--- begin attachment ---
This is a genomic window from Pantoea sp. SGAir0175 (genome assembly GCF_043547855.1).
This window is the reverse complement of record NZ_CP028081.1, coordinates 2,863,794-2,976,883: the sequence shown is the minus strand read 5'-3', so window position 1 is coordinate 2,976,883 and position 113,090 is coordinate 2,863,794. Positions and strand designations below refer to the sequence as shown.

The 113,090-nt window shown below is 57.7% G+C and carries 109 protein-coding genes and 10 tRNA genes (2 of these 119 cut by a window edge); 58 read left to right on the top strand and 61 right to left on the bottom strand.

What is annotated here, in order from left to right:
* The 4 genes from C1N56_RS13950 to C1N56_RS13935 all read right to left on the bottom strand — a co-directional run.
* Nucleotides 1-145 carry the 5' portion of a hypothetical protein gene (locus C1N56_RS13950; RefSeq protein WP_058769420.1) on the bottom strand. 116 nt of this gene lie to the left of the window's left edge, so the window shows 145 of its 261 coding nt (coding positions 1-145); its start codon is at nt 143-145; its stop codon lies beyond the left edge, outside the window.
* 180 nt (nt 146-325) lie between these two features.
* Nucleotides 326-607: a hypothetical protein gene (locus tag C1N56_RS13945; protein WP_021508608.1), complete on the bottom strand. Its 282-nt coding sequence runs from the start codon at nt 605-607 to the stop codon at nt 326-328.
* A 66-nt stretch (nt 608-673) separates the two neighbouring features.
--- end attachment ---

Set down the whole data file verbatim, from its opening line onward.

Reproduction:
This is a genomic window from Pantoea sp. SGAir0175 (genome assembly GCF_043547855.1).
This window is the reverse complement of record NZ_CP028081.1, coordinates 2,863,794-2,976,883: the sequence shown is the minus strand read 5'-3', so window position 1 is coordinate 2,976,883 and position 113,090 is coordinate 2,863,794. Positions and strand designations below refer to the sequence as shown.

The 113,090-nt window shown below is 57.7% G+C and carries 109 protein-coding genes and 10 tRNA genes (2 of these 119 cut by a window edge); 58 read left to right on the top strand and 61 right to left on the bottom strand.

What is annotated here, in order from left to right:
* The 4 genes from C1N56_RS13950 to C1N56_RS13935 all read right to left on the bottom strand — a co-directional run.
* Nucleotides 1-145 carry the 5' portion of a hypothetical protein gene (locus C1N56_RS13950; RefSeq protein WP_058769420.1) on the bottom strand. 116 nt of this gene lie to the left of the window's left edge, so the window shows 145 of its 261 coding nt (coding positions 1-145); its start codon is at nt 143-145; its stop codon lies beyond the left edge, outside the window.
* 180 nt (nt 146-325) lie between these two features.
* Nucleotides 326-607: a hypothetical protein gene (locus tag C1N56_RS13945; protein WP_021508608.1), complete on the bottom strand. Its 282-nt coding sequence runs from the start codon at nt 605-607 to the stop codon at nt 326-328.
* A 66-nt stretch (nt 608-673) separates the two neighbouring features.